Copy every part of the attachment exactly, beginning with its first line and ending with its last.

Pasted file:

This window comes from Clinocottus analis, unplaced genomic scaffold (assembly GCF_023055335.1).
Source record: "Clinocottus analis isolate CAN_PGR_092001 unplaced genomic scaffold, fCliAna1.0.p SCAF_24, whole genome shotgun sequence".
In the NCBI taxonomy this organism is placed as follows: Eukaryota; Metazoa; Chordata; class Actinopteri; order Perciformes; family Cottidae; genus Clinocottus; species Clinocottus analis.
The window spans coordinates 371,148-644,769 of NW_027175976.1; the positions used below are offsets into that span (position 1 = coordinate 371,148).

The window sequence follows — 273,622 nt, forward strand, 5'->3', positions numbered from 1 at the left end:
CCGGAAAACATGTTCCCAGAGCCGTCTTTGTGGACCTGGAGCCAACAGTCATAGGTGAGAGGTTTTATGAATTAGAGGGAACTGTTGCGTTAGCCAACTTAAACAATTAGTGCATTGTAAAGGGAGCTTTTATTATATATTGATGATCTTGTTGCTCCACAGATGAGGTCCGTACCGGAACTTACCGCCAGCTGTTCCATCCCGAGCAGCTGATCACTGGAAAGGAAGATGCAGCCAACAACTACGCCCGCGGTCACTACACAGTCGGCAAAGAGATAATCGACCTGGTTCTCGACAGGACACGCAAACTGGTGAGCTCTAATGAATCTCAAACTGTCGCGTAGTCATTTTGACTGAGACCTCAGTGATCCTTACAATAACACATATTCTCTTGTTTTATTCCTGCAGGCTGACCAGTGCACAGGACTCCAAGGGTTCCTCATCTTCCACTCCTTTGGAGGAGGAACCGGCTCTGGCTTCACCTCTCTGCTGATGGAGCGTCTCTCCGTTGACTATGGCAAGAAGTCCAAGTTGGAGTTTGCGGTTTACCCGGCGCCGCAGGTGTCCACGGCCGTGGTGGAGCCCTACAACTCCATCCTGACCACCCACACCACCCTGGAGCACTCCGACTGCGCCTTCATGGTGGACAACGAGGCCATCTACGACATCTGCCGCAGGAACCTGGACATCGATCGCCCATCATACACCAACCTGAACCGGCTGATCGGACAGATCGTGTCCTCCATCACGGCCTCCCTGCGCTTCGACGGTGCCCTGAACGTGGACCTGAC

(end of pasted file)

This window comes from Clinocottus analis, unplaced genomic scaffold (assembly GCF_023055335.1).
Source record: "Clinocottus analis isolate CAN_PGR_092001 unplaced genomic scaffold, fCliAna1.0.p SCAF_24, whole genome shotgun sequence".
In the NCBI taxonomy this organism is placed as follows: Eukaryota; Metazoa; Chordata; class Actinopteri; order Perciformes; family Cottidae; genus Clinocottus; species Clinocottus analis.
The window spans coordinates 371,148-644,769 of NW_027175976.1; the positions used below are offsets into that span (position 1 = coordinate 371,148).

The window sequence follows — 273,622 nt, forward strand, 5'->3', positions numbered from 1 at the left end:
CCGGAAAACATGTTCCCAGAGCCGTCTTTGTGGACCTGGAGCCAACAGTCATAGGTGAGAGGTTTTATGAATTAGAGGGAACTGTTGCGTTAGCCAACTTAAACAATTAGTGCATTGTAAAGGGAGCTTTTATTATATATTGATGATCTTGTTGCTCCACAGATGAGGTCCGTACCGGAACTTACCGCCAGCTGTTCCATCCCGAGCAGCTGATCACTGGAAAGGAAGATGCAGCCAACAACTACGCCCGCGGTCACTACACAGTCGGCAAAGAGATAATCGACCTGGTTCTCGACAGGACACGCAAACTGGTGAGCTCTAATGAATCTCAAACTGTCGCGTAGTCATTTTGACTGAGACCTCAGTGATCCTTACAATAACACATATTCTCTTGTTTTATTCCTGCAGGCTGACCAGTGCACAGGACTCCAAGGGTTCCTCATCTTCCACTCCTTTGGAGGAGGAACCGGCTCTGGCTTCACCTCTCTGCTGATGGAGCGTCTCTCCGTTGACTATGGCAAGAAGTCCAAGTTGGAGTTTGCGGTTTACCCGGCGCCGCAGGTGTCCACGGCCGTGGTGGAGCCCTACAACTCCATCCTGACCACCCACACCACCCTGGAGCACTCCGACTGCGCCTTCATGGTGGACAACGAGGCCATCTACGACATCTGCCGCAGGAACCTGGACATCGATCGCCCATCATACACCAACCTGAACCGGCTGATCGGACAGATCGTGTCCTCCATCACGGCCTCCCTGCGCTTCGACGGTGCCCTGAACGTGGACCTGAC